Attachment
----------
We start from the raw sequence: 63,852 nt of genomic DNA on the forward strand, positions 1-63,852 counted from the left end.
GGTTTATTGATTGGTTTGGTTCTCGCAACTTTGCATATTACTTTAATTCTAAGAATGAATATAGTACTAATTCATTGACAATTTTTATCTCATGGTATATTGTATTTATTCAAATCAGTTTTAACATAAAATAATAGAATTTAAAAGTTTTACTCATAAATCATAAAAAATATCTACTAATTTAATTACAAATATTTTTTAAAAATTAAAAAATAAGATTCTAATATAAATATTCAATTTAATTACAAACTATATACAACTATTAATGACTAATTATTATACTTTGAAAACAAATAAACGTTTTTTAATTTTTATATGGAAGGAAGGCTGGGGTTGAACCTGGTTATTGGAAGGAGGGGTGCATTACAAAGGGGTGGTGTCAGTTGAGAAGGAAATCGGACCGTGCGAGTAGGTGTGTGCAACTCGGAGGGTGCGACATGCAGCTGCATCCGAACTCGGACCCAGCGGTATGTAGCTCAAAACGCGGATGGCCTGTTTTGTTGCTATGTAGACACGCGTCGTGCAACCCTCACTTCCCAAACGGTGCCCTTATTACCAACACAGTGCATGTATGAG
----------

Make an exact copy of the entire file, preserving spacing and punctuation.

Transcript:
We start from the raw sequence: 63,852 nt of genomic DNA on the forward strand, positions 1-63,852 counted from the left end.
GGTTTATTGATTGGTTTGGTTCTCGCAACTTTGCATATTACTTTAATTCTAAGAATGAATATAGTACTAATTCATTGACAATTTTTATCTCATGGTATATTGTATTTATTCAAATCAGTTTTAACATAAAATAATAGAATTTAAAAGTTTTACTCATAAATCATAAAAAATATCTACTAATTTAATTACAAATATTTTTTAAAAATTAAAAAATAAGATTCTAATATAAATATTCAATTTAATTACAAACTATATACAACTATTAATGACTAATTATTATACTTTGAAAACAAATAAACGTTTTTTAATTTTTATATGGAAGGAAGGCTGGGGTTGAACCTGGTTATTGGAAGGAGGGGTGCATTACAAAGGGGTGGTGTCAGTTGAGAAGGAAATCGGACCGTGCGAGTAGGTGTGTGCAACTCGGAGGGTGCGACATGCAGCTGCATCCGAACTCGGACCCAGCGGTATGTAGCTCAAAACGCGGATGGCCTGTTTTGTTGCTATGTAGACACGCGTCGTGCAACCCTCACTTCCCAAACGGTGCCCTTATTACCAACACAGTGCATGTATGAG